I only found one useful article that mentions that EVSSL may have been included in the breach.

http://isc.sans.edu/diary.html?storyid=11500

I'm assuming that you and MagicalTux checked the IPs used on your account.  Anything strange there?

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September 13, 2011, 04:48:41 AM
 #105

I have to say one more thing. It is not right to bail out some (because they are a staff member on Bitcoin forum etc.) ans let others that get hacked for different reasons get nothing. This sounds to me like what the Federal Reserve did and are doing today, they bailed out friends/banks with trillions of dollars of interest free/low interest money and let "Main street" take the hit.

except that the Fed uses USD it prints up out of thin air at taxpayer expense via devaluation of the USD.  MagTux used his own BTC.  

The principle is the same. If he just bails out some people, the others have to pay for that through higher trading fees, trading fees that in theory could have been lower because bailing out is a cost that in the end has to be taking from somewhere.

you're assuming that the tx fees will increase.  how do you know that?

and the principle is totally different.
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September 13, 2011, 04:50:56 AM
 #106

i would suggest you change the title of this thread to something much less ominous.  you're scaring people.

Changed. But until me or Tux can figure out what exactly happened, the issue remains open.

fastandfurious
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September 13, 2011, 04:51:12 AM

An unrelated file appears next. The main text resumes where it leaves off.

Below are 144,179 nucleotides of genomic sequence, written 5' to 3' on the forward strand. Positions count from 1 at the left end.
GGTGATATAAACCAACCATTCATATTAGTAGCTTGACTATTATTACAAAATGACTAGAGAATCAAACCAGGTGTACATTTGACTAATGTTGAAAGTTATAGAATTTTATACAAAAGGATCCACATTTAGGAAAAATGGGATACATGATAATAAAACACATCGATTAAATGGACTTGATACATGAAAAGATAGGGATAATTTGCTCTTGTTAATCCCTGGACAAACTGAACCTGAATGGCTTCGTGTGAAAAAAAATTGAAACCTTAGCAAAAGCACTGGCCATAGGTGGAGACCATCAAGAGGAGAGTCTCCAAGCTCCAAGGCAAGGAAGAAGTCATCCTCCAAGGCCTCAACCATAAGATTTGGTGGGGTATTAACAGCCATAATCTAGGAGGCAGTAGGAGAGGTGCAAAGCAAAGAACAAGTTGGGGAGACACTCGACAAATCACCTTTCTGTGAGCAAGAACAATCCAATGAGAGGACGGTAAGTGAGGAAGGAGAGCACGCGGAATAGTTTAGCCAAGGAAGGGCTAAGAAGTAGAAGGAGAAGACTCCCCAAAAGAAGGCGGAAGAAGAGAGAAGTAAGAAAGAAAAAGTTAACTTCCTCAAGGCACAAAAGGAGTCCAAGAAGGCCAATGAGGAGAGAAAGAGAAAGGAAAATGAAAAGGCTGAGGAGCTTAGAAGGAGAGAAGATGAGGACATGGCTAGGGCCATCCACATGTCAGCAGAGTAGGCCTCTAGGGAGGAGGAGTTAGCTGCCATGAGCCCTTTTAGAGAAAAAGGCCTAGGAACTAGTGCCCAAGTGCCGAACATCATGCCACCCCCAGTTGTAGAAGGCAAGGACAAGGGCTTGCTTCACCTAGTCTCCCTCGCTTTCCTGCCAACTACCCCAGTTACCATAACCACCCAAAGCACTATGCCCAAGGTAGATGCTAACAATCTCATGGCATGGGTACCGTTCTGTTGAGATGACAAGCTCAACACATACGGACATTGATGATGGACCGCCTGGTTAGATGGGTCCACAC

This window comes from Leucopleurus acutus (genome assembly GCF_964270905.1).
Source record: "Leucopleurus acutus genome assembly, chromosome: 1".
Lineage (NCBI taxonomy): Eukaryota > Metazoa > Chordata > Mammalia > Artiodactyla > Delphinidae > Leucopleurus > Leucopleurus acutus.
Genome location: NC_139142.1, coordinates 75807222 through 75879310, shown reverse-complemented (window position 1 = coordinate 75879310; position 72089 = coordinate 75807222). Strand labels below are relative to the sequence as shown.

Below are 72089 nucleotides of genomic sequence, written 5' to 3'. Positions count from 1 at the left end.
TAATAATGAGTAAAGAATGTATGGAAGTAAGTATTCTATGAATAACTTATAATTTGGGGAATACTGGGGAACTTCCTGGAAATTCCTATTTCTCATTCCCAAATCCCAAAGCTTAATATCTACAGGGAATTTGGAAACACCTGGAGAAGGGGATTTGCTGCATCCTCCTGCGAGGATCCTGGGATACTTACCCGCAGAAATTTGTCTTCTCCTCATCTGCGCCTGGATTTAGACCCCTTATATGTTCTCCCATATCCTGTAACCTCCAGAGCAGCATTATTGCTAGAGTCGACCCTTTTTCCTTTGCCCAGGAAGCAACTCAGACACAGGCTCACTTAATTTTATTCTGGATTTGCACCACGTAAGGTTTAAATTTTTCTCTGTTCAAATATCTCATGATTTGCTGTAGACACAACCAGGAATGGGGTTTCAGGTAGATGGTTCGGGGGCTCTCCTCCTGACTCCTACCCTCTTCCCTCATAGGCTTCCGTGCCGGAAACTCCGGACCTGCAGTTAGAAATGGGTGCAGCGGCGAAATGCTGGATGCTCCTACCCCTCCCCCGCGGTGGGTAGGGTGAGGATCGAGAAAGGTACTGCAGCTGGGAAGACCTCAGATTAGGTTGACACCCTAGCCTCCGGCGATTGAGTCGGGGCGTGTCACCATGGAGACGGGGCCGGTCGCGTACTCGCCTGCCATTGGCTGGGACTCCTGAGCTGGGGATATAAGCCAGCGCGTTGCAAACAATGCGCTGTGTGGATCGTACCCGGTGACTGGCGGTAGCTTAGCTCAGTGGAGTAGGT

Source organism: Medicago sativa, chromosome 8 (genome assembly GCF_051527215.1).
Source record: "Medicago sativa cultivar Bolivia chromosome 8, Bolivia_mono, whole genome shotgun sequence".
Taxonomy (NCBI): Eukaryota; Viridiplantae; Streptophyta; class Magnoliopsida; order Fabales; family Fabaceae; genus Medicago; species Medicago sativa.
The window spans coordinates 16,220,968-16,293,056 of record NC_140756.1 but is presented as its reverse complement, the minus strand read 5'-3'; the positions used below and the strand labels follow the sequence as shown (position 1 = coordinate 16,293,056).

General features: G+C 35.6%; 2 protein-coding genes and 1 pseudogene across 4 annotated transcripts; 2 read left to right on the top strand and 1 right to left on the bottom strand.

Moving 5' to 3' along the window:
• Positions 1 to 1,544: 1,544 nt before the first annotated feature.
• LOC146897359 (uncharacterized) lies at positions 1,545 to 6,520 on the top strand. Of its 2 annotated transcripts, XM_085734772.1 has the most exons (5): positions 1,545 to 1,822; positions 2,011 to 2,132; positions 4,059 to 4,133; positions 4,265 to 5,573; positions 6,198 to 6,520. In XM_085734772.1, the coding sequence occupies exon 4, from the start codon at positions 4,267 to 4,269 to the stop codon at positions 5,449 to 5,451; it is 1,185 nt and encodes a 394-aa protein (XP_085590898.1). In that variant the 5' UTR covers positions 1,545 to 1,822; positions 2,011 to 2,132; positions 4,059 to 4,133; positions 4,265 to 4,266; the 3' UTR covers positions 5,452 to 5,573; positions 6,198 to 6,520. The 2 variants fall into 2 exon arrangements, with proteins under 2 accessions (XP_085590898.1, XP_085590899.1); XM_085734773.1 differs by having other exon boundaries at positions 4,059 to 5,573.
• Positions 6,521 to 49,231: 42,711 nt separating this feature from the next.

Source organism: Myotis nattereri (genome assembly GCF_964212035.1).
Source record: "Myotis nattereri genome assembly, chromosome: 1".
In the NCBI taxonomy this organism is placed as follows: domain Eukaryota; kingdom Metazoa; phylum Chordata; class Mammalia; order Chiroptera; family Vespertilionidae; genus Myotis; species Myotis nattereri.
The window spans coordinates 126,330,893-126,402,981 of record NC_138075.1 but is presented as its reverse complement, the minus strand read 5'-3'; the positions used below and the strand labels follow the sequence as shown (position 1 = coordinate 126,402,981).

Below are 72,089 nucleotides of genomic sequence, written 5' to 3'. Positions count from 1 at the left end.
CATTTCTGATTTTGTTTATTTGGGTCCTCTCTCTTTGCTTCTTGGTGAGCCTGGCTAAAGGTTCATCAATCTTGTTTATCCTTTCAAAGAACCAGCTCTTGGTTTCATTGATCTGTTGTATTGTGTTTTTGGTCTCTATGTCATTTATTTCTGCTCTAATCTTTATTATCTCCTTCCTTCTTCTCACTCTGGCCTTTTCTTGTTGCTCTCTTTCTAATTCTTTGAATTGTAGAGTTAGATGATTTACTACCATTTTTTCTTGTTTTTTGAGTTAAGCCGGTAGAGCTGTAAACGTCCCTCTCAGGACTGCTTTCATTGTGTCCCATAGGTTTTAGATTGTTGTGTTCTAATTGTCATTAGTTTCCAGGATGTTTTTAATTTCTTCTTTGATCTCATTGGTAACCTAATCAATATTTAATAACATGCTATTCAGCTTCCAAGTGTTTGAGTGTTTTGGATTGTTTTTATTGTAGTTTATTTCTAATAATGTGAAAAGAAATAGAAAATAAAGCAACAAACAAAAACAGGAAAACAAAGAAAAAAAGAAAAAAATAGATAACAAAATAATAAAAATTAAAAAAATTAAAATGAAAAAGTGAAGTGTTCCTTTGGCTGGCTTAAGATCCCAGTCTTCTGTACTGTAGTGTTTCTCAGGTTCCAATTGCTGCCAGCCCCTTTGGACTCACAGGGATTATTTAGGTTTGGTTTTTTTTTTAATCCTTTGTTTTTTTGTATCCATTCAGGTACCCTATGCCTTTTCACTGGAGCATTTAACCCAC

#107

I have to say one more thing. It is not right to bail out some (because they are a staff member on Bitcoin forum etc.) ans let others that get hacked for different reasons get nothing. This sounds to me like what the Federal Reserve did and are doing today, they bailed out friends/banks with trillions of dollars of interest free/low interest money and let "Main street" take the hit.

except that the Fed uses USD it prints up out of thin air at taxpayer expense via devaluation of the USD.  MagTux used his own BTC.  

The principle is the same. If he just bails out some people, the others have to pay for that through higher trading fees, trading fees that in theory could have been lower because bailing out is a cost that in the end has to be taking from somewhere.

you're assuming that the tx fees will increase.  how do you know that?

Study Economics 101.
DiabloD3
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September 13, 2011, 04:52:02 AM
 #108

I believe that fraudulent EV certificates were issued.

For reasons unrelated to this, I would like to have this citation notated.

I only found one useful article that mentions that EVSSL may have been included in the breach.

http://isc.sans.edu/diary.html?storyid=11500

I'm assuming that you and MagicalTux checked the IPs used on your account.  Anything strange there?

See the third post, MtGox emails you the IP that made the request on withdraws.

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September 13, 2011, 04:53:04 AM
 #109

I have to say one more thing. It is not right to bail out some (because they are a staff member on Bitcoin forum etc.) ans let others that get hacked for different reasons get nothing. This sounds to me like what the Federal Reserve did and are doing today, they bailed out friends/banks with trillions of dollars of interest free/low interest money and let "Main street" take the hit.

except that the Fed uses USD it prints up out of thin air at taxpayer expense via devaluation of the USD.  MagTux used his own BTC.